Students entering college are technology/digital natives and have not lived in a world without smart phones. In response, all information is now distributed to students digitally through a variety of websites, platforms, and applications. While this provides information which can be easily accessed at any time and from anywhere, there can be drawbacks. Most institutions use a variety of sources for information distribution: websites, email, mass texting, student information systems, learning management systems, student success apps, new student apps, departmental blogs, etc. This leads to students getting blasted with so much information that important messages are often missed, or students just choose to ignore them because of the vast number received. It is important to encourage students to identify which sources of digital information should be reviewed daily verses weekly, which information sources provide personalized verses general information, and what sources are important for academic work as opposed to recreational.

The University Catalog Exists for a Reason

“There is a catalog?” is a phrase I have often heard in my office. Many new students (a) do not know the university catalog exists, (b) are unsure about what information it contains, and (c) do not know how to locate it online. Explaining to students why it’s important to know their catalog of record and what that means in terms of general education and program requirements provides an opportunity for student ownership for their degree completion. Taking the time to show students how this valuable resource can be accessed is one of the first items new students should be shown.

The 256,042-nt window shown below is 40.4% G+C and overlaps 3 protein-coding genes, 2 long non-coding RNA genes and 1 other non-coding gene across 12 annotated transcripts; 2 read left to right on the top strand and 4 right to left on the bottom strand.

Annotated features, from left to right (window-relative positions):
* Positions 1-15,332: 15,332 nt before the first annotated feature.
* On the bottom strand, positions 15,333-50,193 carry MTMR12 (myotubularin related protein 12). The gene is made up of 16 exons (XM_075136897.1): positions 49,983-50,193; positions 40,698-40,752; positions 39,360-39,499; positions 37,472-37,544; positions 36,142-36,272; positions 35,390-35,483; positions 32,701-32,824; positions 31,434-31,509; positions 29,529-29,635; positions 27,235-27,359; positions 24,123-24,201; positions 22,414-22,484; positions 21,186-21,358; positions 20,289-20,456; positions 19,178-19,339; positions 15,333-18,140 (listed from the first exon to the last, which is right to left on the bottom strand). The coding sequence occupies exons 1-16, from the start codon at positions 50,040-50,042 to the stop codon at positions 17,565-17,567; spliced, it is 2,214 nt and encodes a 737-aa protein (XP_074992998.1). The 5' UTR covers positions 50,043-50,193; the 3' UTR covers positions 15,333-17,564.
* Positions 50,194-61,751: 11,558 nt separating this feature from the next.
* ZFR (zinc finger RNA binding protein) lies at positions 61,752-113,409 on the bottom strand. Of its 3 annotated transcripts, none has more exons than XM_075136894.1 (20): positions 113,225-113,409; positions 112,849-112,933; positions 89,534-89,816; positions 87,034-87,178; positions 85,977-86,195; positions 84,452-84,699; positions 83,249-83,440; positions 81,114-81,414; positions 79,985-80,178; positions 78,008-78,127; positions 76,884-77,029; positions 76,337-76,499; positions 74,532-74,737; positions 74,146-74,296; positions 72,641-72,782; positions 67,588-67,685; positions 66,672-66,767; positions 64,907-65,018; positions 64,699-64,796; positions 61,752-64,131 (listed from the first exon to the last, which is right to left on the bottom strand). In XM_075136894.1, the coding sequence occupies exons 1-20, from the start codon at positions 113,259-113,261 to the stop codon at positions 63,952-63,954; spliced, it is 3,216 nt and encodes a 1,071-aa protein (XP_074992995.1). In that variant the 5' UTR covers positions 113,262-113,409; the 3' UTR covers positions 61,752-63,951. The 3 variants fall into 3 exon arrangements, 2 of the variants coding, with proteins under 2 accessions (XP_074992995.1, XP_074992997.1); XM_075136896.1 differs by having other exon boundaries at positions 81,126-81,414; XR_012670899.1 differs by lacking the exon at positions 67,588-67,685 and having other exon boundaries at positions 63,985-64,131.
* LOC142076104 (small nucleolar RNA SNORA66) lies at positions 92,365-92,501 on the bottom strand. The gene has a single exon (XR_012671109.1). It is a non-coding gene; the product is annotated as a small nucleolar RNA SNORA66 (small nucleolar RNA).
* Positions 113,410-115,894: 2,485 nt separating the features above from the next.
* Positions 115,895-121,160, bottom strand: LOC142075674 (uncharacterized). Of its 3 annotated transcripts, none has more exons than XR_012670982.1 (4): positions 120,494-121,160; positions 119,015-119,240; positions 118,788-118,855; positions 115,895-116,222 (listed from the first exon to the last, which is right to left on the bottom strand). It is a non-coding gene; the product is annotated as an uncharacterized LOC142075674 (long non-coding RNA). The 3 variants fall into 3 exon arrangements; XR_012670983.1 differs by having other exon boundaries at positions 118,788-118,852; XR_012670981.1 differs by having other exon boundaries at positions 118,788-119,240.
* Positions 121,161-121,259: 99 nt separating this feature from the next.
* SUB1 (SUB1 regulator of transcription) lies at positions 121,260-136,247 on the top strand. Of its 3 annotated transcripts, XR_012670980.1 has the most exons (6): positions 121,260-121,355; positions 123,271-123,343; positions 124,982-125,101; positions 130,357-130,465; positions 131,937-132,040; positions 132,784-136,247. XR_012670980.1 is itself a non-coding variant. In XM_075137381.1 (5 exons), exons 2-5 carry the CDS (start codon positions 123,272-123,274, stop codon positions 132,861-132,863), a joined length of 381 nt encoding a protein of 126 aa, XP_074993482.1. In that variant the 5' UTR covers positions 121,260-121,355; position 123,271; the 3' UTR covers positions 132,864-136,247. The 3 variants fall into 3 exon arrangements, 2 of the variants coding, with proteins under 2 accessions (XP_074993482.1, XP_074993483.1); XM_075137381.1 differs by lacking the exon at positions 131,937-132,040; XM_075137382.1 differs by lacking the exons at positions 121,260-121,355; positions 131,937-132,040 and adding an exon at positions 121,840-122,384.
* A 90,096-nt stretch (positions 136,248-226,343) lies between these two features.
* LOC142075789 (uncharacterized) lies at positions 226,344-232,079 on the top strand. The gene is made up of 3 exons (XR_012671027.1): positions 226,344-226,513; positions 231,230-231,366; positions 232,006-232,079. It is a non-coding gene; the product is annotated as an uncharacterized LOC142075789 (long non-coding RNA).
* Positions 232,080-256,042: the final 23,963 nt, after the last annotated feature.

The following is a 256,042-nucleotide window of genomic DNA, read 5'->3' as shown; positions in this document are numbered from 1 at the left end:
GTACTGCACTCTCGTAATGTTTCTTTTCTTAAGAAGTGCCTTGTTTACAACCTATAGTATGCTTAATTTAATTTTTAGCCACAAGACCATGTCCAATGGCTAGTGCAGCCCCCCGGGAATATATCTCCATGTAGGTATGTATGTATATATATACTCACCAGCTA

Email Etiquette is Important

Email is an important and valuable means of communicating with instructors. While college students are used to communicating by electronic means, most have developed poor habits from corresponding primarily with friends. Through the overuse of texting, students have adopted shortcuts, such as not spelling out full words, ignoring capitalization and punctuation, and not bothering with grammar or full sentence constructions. Students are often unaware of how inappropriate it is to send a poorly crafted email message to a professor who expects professional quality of writing with full sentences, correct spelling, and appropriate grammar. To an instructor, email etiquette speaks volumes about who a student is as a student. Taking the time to provide guidelines regarding appropriate email etiquette, including addressing the reader with their correct title, identifying oneself, including course section meeting time, and clearly stating one’s needs, will positively impact an advisee’s relationship with instructors.

Read the Syllabus